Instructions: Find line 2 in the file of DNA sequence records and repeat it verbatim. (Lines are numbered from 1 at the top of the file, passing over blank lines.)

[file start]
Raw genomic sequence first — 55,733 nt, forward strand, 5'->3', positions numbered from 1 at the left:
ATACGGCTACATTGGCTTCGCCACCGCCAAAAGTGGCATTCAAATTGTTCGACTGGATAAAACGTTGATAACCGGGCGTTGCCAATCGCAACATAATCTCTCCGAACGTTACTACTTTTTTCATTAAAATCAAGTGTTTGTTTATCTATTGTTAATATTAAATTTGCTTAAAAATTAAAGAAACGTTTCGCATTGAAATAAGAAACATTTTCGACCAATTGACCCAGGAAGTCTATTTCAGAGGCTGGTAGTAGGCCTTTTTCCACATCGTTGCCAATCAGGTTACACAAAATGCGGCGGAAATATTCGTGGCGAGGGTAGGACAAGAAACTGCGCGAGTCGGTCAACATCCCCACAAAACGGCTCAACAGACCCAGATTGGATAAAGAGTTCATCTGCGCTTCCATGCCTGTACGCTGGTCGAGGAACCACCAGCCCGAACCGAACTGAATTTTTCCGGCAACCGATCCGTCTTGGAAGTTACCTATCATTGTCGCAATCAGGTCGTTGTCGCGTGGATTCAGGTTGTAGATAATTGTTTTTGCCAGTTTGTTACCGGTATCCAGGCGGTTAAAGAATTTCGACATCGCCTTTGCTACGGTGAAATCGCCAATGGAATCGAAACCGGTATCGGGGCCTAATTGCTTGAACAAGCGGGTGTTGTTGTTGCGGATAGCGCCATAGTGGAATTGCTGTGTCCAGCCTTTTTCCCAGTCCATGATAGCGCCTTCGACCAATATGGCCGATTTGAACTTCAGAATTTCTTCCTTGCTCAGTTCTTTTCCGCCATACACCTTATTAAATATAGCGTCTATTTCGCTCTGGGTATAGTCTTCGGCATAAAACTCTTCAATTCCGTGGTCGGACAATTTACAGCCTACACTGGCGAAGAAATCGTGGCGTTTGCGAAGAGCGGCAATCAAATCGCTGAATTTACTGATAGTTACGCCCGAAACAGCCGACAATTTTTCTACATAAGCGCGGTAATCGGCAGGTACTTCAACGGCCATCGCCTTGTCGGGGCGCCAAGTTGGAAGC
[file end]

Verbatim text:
ATACGGCTACATTGGCTTCGCCACCGCCAAAAGTGGCATTCAAATTGTTCGACTGGATAAAACGTTGATAACCGGGCGTTGCCAATCGCAACATAATCTCTCCGAACGTTACTACTTTTTTCATTAAAATCAAGTGTTTGTTTATCTATTGTTAATATTAAATTTGCTTAAAAATTAAAGAAACGTTTCGCATTGAAATAAGAAACATTTTCGACCAATTGACCCAGGAAGTCTATTTCAGAGGCTGGTAGTAGGCCTTTTTCCACATCGTTGCCAATCAGGTTACACAAAATGCGGCGGAAATATTCGTGGCGAGGGTAGGACAAGAAACTGCGCGAGTCGGTCAACATCCCCACAAAACGGCTCAACAGACCCAGATTGGATAAAGAGTTCATCTGCGCTTCCATGCCTGTACGCTGGTCGAGGAACCACCAGCCCGAACCGAACTGAATTTTTCCGGCAACCGATCCGTCTTGGAAGTTACCTATCATTGTCGCAATCAGGTCGTTGTCGCGTGGATTCAGGTTGTAGATAATTGTTTTTGCCAGTTTGTTACCGGTATCCAGGCGGTTAAAGAATTTCGACATCGCCTTTGCTACGGTGAAATCGCCAATGGAATCGAAACCGGTATCGGGGCCTAATTGCTTGAACAAGCGGGTGTTGTTGTTGCGGATAGCGCCATAGTGGAATTGCTGTGTCCAGCCTTTTTCCCAGTCCATGATAGCGCCTTCGACCAATATGGCCGATTTGAACTTCAGAATTTCTTCCTTGCTCAGTTCTTTTCCGCCATACACCTTATTAAATATAGCGTCTATTTCGCTCTGGGTATAGTCTTCGGCATAAAACTCTTCAATTCCGTGGTCGGACAATTTACAGCCTACACTGGCGAAGAAATCGTGGCGTTTGCGAAGAGCGGCAATCAAATCGCTGAATTTACTGATAGTTACGCCCGAAACAGCCGACAATTTTTCTACATAAGCGCGGTAATCGGCAGGTACTTCAACGGCCATCGCCTTGTCGGGGCGCCAAGTTGGAAGC